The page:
Linda GoodrichThis year marks the last dance – at least where S/BAD is concerned – for Professor Linda Goodrich, who has steered the company for all of its 25  years. She’s retiring at the end of the school year. (Sacramento State/Craig Koscho)

Sacramento/Black Art of Dance, the Sacramento State company that explores the tradition of Black Concert Dance pioneered by legendary dancer, dance educator, anthropologist, and choreographer Katherine Dunham, is observing a milestone, but one with a bittersweet overtone.

S/BAD, part of the University’s Theatre and Dance Department, is celebrating its silver anniversary, and for all those 25 years, its dancers have been nurtured and directed by S/BAD'’s founder, Professor Linda Goodrich. But this is Goodrich’s last year as the troupe’s artistic director – she’s retiring after a dance career that spans more than 50 years.

“It’s exciting but sad at the same time, because I won’t be as involved as I was before,” Goodrich says of her last concert and last year at Sac State. “And it’s going by pretty quickly.”

Performances for S/BAD 25 are at 6:30 p.m. Feb. 22-23, 8 p.m. Feb. 24-25, and 2 p.m. Feb. 25-26. Tickets for the 6:30 p.m. performances are $8 general admission and $5 for children. All other performances are $12 general admission, $10 for seniors and students, and $8 for children. Tickets are available at the University Ticket Office, (916) 278-4323, or

Goodrich and her dancers promise to make her last concert one to remember. Usually in the smaller Dancespace of Solano Hall, S/BAD shifts for this event to the University Theatre’s main stage in Shasta Hall. More than 50 dancers will perform in eight pieces with music ranging from jazz to hip-hop to gospel, and a tribute to Prince featuring his “Rainbow Children.”

There’s also a guest group: Ebo Okokan, a Sacramento-based company, will perform Afro-Cuban music and dance.

For her own piece, Goodrich chose to merge an original work with one she has re-created from Leon Jackson, whom she danced with in Oakland. “Lost But not Forgotten” begins with Goodrich’s piece, set to Donald Byrd’s “Cristo Redentor.” The second half is Jackson’s choreography to the Commodores’ “Jesus Is Love.” Together they tell a story of people fighting their addictions, eventually being resurrected in a place of peace and serenity.

Brianna James, a recent Sac State graduate who returned to be in S/BAD 25, is one of two dancers in “Lost But Not Forgotten.” In the piece, James’ character goes through relationships searching for her sexuality while her partner, danced by Jeremy Garrett, is a drug addict. Together they eventually find themselves, realize they can shake their addictions, and eventually find peace within themselves.

And James points out that many issues such as alcoholism, drug abuse, and violence can be viewed as addictions. “We have these inner demons that we fight every day,” she says.

Goodrich’s dance experience began in Columbus, Ohio, with ballet. She was born with feet that were turned out, and when she was 4, doctors broke her ankles to reset them. The doctors recommended dance as part of the rehabilitation process, so her parents took her to a nearby ballet studio.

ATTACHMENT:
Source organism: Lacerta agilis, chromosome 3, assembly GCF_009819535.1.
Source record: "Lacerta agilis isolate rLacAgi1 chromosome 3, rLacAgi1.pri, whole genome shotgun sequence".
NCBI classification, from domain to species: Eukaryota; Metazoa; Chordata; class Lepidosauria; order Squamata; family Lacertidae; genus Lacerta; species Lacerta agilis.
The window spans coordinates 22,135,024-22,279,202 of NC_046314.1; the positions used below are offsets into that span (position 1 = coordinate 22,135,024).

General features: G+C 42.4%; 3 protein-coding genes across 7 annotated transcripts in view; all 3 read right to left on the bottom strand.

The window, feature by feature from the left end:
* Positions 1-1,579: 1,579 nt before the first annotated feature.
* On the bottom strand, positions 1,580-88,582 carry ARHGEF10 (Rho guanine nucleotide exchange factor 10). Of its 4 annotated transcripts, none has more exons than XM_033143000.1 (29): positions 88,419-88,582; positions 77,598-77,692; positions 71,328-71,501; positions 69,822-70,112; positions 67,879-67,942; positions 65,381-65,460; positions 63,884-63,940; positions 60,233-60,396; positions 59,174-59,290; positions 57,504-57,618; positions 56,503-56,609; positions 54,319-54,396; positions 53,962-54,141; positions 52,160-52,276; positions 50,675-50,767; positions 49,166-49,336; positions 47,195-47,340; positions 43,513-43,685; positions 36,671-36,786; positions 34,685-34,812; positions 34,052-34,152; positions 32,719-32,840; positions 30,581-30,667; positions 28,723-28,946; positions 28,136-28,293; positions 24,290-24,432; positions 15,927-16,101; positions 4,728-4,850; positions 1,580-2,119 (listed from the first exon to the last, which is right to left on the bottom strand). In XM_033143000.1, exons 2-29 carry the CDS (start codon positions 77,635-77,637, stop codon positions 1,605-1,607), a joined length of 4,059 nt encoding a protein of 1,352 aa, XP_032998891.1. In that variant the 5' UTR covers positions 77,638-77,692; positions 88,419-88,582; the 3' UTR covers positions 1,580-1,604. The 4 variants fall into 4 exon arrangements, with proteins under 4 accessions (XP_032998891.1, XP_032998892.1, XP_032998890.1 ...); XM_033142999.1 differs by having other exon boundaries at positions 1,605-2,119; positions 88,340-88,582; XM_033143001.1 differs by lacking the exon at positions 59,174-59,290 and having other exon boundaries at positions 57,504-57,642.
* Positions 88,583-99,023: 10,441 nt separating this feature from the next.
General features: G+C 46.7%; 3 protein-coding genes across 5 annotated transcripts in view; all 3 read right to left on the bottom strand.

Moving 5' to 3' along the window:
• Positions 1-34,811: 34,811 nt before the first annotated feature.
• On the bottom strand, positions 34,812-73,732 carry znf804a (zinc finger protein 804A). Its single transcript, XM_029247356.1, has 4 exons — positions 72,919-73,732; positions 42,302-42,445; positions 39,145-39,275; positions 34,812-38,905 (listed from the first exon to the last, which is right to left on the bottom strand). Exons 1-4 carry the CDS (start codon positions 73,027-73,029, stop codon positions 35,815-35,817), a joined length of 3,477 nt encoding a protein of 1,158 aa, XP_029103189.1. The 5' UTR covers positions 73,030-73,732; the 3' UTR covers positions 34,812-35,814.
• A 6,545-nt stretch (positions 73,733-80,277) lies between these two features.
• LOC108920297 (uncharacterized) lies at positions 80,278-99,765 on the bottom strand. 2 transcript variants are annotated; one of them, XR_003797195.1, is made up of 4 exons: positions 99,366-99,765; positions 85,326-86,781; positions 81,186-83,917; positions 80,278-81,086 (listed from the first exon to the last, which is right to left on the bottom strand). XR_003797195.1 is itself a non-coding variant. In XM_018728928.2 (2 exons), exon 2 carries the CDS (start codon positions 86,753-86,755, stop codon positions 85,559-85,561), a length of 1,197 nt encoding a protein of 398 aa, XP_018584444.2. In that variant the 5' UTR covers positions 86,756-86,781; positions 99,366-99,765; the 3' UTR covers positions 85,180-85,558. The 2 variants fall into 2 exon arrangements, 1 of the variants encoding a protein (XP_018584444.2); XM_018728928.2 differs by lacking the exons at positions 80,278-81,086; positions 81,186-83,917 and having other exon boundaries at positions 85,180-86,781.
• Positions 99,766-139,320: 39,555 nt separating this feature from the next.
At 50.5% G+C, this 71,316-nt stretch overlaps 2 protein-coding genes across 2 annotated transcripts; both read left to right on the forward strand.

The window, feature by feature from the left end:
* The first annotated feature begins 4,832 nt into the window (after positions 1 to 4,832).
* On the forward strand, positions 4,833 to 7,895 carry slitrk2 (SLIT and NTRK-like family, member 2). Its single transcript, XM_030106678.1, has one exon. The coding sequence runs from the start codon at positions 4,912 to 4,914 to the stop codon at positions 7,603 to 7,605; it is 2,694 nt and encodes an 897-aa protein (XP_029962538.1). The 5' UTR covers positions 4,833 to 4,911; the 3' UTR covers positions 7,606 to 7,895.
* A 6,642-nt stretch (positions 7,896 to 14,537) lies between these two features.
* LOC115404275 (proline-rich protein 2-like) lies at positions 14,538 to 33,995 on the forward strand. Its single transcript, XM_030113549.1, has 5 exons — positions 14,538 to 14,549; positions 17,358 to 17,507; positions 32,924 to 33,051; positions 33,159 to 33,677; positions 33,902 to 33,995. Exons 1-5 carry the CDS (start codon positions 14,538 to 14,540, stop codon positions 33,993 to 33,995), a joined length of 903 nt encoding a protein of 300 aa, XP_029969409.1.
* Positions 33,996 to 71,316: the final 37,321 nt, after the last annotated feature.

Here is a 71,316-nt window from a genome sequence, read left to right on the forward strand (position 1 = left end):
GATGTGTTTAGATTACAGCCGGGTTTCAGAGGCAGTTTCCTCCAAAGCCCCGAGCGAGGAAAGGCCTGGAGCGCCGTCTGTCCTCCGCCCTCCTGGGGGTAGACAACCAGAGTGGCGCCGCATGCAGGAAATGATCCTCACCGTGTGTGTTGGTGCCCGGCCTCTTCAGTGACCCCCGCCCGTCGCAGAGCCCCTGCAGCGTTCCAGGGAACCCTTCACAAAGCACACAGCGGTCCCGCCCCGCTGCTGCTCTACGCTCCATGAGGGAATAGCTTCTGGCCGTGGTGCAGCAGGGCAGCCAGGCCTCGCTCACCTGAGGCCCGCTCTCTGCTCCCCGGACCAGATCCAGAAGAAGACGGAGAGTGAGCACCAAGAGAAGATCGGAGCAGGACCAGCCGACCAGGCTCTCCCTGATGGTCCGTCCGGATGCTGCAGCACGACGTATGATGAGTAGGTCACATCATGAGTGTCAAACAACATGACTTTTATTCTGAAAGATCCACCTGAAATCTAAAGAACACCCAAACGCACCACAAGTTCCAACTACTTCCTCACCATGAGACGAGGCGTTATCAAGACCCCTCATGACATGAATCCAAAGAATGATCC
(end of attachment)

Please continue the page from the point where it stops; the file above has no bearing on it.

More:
“I fell in love with it right then and there, and I knew that’s what I wanted to do for the rest of my life,” Goodrich says.

In college, she became involved with modern dance. “I wanted to explore that because it really dealt with the movement and the psychology of the mind and combining them,” Goodrich says.

She created her own dance company, the Dunbar Dance Company, in Columbus, and later went to New York to study with companies such as the Alvin Ailey School, Fred Benjamin, and Dianne McIntire. Along the way, she discovered Katherine Dunham, an anthropologist and dancer who studied dance moves throughout the Caribbean. “She brought those forms back to the United States and fused them with modern dance,” Goodrich says. “She created her own technique combining ballet, modern, and African-derived dance forms.”

Goodrich came to Sacramento State in 1990 and formed S/BAD two years later.

During the ensuing years, she watched her students come and go, many of them succeeding on their own terms – teaching in venues around the globe, dancing professionally, and forming their own companies.

James has been a company member for five years and cherishes the experience. “I find that I am challenged every year,” she says. “Professor Goodrich has found a way to keep me on my toes and keep pushing me as a dancer and artist.”

And she notes that S/BAD is about more than just dance. “It’s been such a welcoming part of the community,” James says. “You don’t have to be African American to participate, and we love that because people are able to learn what we’re about.”

The future of S/BAD still is being worked out, but Goodrich says there still will be some configuration of it at Sac State. As for herself, she and her husband plan to travel to enjoy art around the world, and she’s contemplating a sixth trip to Cuba for more study of dance.

“Dance is a language,” Goodrich says. “It’s more than just entertainment, it’s how one’s soul speaks to someone else.”

For more information on S/BAD and other programs and offerings in the Theatre and Dance Department, visit or call (916) 278-6368. – Craig Koscho

In the media:

"Good Day Sacramento" visits the S/BAD rehearsal